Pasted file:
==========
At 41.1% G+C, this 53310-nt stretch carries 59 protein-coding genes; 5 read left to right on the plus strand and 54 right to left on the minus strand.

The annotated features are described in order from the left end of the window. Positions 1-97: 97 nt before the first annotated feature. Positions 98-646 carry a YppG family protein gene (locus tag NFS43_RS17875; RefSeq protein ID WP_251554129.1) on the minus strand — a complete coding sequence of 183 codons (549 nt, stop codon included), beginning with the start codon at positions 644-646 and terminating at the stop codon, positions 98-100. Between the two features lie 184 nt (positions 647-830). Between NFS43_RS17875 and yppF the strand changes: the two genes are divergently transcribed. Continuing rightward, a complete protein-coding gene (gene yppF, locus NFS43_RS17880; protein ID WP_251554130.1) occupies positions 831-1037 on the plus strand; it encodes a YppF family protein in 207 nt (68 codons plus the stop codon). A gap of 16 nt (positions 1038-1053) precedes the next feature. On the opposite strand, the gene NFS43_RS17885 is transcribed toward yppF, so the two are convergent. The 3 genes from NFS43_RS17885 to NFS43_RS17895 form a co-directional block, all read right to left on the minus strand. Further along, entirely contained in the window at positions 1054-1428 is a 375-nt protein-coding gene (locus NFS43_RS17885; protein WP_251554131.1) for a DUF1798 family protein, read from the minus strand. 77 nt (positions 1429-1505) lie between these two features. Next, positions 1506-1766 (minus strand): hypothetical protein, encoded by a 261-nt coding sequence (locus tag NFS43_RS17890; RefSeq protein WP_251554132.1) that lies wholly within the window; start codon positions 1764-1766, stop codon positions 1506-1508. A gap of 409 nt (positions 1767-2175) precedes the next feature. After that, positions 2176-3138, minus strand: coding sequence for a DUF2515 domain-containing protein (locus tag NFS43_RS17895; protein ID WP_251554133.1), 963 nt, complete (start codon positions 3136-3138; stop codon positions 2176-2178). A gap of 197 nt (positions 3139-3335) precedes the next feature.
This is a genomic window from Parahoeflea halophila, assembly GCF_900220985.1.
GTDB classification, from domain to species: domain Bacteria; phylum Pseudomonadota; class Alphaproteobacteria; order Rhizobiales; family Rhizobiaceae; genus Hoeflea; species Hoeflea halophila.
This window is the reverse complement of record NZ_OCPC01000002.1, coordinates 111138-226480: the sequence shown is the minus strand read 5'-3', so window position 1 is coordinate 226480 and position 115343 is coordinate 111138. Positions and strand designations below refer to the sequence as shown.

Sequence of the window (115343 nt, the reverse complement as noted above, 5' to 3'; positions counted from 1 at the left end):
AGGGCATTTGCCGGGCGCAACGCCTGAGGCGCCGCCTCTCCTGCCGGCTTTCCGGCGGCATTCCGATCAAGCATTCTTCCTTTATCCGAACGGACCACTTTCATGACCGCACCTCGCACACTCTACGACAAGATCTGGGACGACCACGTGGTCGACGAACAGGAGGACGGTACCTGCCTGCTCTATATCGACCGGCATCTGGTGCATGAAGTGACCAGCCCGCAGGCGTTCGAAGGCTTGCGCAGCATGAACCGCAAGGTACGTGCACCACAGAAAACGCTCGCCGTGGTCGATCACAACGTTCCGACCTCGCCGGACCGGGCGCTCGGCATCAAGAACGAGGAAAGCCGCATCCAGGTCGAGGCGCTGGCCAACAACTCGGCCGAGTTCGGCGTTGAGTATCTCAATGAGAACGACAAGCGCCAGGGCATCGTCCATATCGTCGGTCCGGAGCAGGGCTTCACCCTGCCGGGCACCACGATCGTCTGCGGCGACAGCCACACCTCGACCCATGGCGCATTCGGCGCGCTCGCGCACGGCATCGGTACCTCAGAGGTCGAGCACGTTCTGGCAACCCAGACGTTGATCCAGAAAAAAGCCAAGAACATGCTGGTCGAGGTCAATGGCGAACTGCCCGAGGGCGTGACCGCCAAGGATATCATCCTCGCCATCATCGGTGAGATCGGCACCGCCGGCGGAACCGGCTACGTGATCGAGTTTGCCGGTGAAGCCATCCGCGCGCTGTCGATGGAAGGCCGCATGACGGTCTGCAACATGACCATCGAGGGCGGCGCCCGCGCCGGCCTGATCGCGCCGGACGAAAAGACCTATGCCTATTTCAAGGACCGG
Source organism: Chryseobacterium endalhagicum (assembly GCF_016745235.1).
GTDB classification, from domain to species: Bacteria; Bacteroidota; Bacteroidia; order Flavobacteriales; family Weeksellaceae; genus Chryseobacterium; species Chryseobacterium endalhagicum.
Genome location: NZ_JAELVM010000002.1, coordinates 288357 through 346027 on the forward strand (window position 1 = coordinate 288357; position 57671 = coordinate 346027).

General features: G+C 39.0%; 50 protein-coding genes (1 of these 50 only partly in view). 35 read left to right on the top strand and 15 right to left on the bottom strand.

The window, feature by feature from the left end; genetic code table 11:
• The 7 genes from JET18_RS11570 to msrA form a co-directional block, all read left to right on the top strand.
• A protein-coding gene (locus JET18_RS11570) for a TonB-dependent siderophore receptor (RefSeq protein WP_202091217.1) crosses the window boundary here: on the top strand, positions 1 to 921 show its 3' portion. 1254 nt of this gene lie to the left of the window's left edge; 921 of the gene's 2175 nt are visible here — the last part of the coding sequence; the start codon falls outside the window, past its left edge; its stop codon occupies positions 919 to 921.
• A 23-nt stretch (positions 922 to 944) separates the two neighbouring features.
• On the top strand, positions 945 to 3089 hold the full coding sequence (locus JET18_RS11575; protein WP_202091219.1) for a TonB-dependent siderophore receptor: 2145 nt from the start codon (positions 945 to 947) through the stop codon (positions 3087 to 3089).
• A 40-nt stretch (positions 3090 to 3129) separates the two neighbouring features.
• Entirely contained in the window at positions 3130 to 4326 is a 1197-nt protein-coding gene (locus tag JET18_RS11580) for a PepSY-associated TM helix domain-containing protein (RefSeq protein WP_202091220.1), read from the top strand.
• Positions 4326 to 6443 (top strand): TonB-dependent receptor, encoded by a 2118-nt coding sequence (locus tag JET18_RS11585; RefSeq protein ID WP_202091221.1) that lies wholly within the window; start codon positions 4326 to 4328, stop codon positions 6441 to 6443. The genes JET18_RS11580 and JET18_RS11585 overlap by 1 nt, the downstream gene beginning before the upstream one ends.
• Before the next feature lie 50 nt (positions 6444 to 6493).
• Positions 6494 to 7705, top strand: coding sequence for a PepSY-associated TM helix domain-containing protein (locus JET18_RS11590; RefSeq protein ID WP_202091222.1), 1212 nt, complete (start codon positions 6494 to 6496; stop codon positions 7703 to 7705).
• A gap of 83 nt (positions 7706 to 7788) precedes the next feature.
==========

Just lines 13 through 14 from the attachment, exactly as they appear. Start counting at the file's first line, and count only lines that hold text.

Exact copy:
• The 7 genes from JET18_RS11570 to msrA form a co-directional block, all read left to right on the top strand.
• A protein-coding gene (locus JET18_RS11570) for a TonB-dependent siderophore receptor (RefSeq protein WP_202091217.1) crosses the window boundary here: on the top strand, positions 1 to 921 show its 3' portion. 1254 nt of this gene lie to the left of the window's left edge; 921 of the gene's 2175 nt are visible here — the last part of the coding sequence; the start codon falls outside the window, past its left edge; its stop codon occupies positions 919 to 921.